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. Last Updated: 07/27/2016

World Bank Gives $17M To Cease ODC Output

The World Bank on Tuesday approved a $17.3 million grant to modernize the last seven factories producing all of Russia's ozone-depleting chemicals.

"The end of ODC production in Russia represents a major milestone in international efforts to eliminate substances destroying the world's stratospheric ozone layer," said Ian Johnson, World Bank vice president for environmentally and socially sustainable development.

Ceasing ODC production at the minority state-owned factories was the main requirement for the funds.

The World Bank money will be used to modernize the factories so they produce other chemicals that do not harm the atmosphere, said Vasily Rodionov, environmental specialist with the World Bank's Moscow office.

The ODCs, chlorofluorocarbons and halogens, were primarily used in aerosol cans, fire extinguishers, plastic car components and refrigerators.

The donation is the second tranche of an environmental program approved in April 2001, when the first payment of $7.41 million was released to the seven factories to begin cutting down ODC production.

Russia previously was one of the world's largest producers of ODCs.

Austria, Denmark, Finland, Germany, Italy, Japan, Norway, Sweden, Britain and the United States contributed to the donation.

Under the 1987 Montreal Protocol, developing countries were expected to freeze emission of ODCs at 1995-97 levels for a year beginning July 1, 1999. Those countries are now expected to cut production 50 percent by 2005.

But Russia and several others countries, including China and India, have been unable to meet deadlines. Developed countries phased out ODC use almost completely in 1996.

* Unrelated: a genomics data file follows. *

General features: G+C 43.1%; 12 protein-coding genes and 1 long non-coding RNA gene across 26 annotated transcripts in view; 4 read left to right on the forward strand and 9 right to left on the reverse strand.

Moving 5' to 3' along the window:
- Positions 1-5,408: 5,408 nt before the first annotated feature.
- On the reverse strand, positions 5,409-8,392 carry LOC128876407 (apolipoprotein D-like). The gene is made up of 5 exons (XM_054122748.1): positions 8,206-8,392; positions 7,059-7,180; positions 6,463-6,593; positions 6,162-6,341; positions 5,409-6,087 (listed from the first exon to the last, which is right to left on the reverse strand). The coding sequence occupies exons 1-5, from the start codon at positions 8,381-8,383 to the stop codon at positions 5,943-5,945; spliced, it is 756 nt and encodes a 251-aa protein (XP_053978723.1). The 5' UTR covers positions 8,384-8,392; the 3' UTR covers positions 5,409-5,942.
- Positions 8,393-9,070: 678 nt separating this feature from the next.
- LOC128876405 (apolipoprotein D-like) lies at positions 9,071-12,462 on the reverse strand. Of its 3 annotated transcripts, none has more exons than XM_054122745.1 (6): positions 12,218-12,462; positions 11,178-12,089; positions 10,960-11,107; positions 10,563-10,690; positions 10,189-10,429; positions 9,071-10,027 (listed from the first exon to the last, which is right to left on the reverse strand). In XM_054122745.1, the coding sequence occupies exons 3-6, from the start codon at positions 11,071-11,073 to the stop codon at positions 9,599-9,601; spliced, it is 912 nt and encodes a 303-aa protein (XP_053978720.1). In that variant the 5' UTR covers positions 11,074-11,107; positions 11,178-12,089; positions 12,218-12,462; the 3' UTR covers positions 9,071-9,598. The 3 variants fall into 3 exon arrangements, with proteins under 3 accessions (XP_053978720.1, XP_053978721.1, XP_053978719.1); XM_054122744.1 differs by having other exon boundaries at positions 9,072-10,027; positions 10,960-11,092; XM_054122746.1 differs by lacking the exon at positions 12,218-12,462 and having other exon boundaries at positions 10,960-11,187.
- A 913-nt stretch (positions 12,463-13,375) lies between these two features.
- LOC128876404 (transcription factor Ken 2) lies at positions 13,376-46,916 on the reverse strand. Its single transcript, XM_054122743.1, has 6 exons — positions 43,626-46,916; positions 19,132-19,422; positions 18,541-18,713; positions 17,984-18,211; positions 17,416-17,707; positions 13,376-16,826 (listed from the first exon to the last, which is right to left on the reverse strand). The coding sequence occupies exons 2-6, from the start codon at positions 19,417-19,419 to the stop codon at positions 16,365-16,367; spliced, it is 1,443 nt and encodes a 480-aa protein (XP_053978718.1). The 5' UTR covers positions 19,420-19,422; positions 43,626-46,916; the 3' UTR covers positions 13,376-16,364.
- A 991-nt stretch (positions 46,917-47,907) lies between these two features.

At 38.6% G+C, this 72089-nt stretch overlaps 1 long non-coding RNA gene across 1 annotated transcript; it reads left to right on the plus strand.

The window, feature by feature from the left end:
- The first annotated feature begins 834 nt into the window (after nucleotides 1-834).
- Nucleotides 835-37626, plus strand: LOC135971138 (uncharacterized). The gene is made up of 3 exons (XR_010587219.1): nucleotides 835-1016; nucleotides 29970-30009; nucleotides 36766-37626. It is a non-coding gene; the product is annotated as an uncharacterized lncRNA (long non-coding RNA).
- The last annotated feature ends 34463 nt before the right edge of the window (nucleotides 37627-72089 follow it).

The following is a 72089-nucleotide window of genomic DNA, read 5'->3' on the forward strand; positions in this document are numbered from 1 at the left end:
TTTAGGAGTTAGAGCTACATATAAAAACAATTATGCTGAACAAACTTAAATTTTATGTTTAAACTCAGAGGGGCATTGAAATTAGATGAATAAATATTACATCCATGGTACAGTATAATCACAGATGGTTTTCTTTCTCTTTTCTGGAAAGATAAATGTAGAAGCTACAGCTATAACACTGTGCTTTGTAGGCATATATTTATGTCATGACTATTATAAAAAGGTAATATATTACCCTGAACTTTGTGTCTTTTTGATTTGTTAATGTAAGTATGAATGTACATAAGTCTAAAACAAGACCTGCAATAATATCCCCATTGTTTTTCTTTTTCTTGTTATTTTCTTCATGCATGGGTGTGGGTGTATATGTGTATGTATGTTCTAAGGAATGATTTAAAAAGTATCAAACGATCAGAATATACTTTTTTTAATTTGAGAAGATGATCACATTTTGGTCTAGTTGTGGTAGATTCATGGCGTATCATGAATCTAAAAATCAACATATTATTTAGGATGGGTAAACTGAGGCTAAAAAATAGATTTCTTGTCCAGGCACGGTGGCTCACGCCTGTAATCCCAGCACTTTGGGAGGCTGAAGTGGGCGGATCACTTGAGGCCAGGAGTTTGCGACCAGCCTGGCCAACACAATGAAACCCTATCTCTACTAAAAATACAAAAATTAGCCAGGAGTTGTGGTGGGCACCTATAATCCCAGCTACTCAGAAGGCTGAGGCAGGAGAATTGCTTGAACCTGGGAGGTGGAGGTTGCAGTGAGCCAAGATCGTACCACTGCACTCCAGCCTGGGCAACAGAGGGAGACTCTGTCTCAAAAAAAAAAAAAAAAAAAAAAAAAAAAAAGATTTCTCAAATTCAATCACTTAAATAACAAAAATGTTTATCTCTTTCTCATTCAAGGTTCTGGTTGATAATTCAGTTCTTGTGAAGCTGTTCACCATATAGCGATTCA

"When these seven enterprises cease production, Russia will ... meet all international requirements," Rodionov said.

The Perm-based Halogen Chemical Plant -- which is minority owned by the Industry, Science and Technology Ministry and produces hydrogen fluoride and fluorinated compounds -- will get $4.6 million, the largest slice of the grant.

Other companies partially owned by the ministry are the Volgograd-based Khimprom and Kaustik factories, Altai republic-based Altaikhimprom, Tver region-based ROZ and St. Petersburg-based Applied Chemistry.

The Kirov region-based Kirovo-Chepetsk Chemical Combine is partially owned by the Nuclear Power Ministry.

Russia had to meet very tough conditions in order to get the second tranche of the grant, Rodionov said. "One of the most important conditions was to cease production of ODCs for finished goods and to cease exporting and importing these chemicals," he said.

Rodionov said ODC production had to be halted completely to prevent illegal trade in the chemicals, which he said was one of the main problems that developed countries were trying to fight under the Montreal initiative.

"There will be some small amounts of ODC left in order to repair old appliances, which is allowed by international agreement, but this has nothing to do with production," he said.

ODCs are still used in some Soviet-era refrigerators and automobile air conditioners.